COVID-19 has put an unprecedented spotlight on building health. As people adjust to the reality of the pandemic, IEQ and building health are becoming priorities for building owners and managers. That includes finding ways to make our indoor environments healthier including ensuring adequate ventilation, airflow, and mechanical systems.
What are the challenges or hesitations CRE companies have when implementing an IEQ solution?
The main barriers to implementing IEQ solutions are knowledge and cost.
Unless you have on-site expertise or management software, you likely don’t know all the ways your building is losing efficiency. Buildings are complex and deteriorate over time, experiencing a large number of efficiency problems – no building is immune from this efficiency degradation. If you don’t know what to look for, you won’t know how to start implementing solutions. Even permanent building management software won’t be able to pinpoint every problem that exists in a building.
The financial barrier mostly has to do with sticker shock on the up-front costs of some IEQ solutions. Many buildings operate in a way to maximize revenue above all else – so if it’s not broken, it doesn’t need to be fixed or improved. In those circumstances, paying for an efficiency retrofit can be a tough sell. That’s a mindset we have to change.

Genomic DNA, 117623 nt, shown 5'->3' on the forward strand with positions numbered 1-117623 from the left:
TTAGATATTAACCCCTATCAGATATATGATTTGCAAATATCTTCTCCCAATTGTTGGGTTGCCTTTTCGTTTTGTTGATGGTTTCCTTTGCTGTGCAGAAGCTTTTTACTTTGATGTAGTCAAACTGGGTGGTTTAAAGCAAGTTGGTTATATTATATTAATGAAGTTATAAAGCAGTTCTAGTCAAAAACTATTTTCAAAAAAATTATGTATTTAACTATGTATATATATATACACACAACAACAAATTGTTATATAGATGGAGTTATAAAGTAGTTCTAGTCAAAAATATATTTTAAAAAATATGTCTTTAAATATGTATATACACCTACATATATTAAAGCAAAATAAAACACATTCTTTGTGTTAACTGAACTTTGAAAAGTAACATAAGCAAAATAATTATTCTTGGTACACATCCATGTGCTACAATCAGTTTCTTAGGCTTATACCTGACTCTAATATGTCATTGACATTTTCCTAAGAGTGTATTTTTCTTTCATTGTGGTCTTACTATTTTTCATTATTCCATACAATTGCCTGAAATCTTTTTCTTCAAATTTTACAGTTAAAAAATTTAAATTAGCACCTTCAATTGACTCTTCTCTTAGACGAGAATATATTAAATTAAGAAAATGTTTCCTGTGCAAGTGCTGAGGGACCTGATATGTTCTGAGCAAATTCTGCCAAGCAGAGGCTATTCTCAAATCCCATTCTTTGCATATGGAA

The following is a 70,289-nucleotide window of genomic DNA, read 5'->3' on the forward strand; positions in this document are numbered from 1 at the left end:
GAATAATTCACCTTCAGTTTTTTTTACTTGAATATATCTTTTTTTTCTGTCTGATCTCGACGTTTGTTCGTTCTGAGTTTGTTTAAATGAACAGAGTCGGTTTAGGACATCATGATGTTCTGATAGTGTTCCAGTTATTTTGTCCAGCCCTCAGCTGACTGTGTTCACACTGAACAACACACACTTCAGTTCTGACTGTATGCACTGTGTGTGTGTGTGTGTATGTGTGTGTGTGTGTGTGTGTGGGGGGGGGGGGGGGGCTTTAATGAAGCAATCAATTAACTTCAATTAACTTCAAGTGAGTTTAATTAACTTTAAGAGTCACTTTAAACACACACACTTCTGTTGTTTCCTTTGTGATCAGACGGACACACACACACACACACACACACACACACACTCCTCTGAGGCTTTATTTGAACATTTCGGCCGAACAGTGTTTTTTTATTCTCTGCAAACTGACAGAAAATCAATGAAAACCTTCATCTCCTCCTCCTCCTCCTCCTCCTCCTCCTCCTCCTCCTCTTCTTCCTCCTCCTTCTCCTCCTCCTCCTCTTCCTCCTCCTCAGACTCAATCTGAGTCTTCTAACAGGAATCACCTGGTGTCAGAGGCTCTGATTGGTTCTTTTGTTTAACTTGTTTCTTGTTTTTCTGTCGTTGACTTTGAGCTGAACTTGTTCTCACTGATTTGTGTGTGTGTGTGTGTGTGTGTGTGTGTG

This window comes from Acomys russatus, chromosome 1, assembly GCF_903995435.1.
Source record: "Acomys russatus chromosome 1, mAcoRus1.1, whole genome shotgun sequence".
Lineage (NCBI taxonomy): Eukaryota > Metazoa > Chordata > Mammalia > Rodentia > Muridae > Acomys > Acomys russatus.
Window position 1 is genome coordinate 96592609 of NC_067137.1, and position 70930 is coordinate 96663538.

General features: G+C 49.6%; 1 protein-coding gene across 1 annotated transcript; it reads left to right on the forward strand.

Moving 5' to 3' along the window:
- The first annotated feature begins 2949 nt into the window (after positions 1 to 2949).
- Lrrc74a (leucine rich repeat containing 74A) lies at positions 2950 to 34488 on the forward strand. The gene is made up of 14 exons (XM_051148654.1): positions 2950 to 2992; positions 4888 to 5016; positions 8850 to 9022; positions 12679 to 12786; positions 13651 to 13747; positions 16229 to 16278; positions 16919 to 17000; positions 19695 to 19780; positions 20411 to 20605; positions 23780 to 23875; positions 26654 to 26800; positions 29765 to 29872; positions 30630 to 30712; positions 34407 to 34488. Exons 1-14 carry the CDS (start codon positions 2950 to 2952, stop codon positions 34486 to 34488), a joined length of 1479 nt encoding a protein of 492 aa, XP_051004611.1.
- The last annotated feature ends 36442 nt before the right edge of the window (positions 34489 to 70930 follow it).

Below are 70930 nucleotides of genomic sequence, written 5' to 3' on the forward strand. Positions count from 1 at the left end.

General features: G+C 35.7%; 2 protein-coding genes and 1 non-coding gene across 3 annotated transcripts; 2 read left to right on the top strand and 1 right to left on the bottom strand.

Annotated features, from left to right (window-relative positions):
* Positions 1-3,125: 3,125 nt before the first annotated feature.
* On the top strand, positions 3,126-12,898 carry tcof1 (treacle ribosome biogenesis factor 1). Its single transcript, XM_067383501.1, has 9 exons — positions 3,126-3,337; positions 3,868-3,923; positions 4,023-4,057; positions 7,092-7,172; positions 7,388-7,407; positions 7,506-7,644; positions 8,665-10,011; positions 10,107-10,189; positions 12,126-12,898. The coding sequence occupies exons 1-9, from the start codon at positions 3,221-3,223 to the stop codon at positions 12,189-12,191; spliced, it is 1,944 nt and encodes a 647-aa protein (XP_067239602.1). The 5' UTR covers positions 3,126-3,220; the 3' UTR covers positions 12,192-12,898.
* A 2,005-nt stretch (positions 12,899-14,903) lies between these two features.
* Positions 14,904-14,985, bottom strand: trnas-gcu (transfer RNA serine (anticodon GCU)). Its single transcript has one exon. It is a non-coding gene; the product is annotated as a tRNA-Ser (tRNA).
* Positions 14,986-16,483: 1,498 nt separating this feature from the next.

Healthy building is good for your bottom line. If you consume less energy, you’re paying reduced utility bills. There is a strong business case that your return on investment will improve with every IEQ solution you implement – what we need to create are solutions that are less capital-intensive.
That financial barrier is why ioAirFlow hasn’t developed a solution to be permanently installed onsite. You don’t necessarily need data being collected 24/7 to identify your IEQ gaps – our platform can figure it out in a matter of weeks. Because you don’t need to buy our sensors to have a test done, the cost of that test suddenly becomes much more affordable.
What does an IEQ monitoring architecture look like? What are the wireless connectivity requirements in this context?
The most common indoor environmental quality monitoring architecture in today’s market is building management or automation software. Those include smart thermostats, automated zone monitoring and control, and some other fascinating technologies. The problem with this architecture is its installation cost – nearly all building management architecture requires a constant power source. That might mean rewiring your entire building. That can be a non-starter from a financial perspective.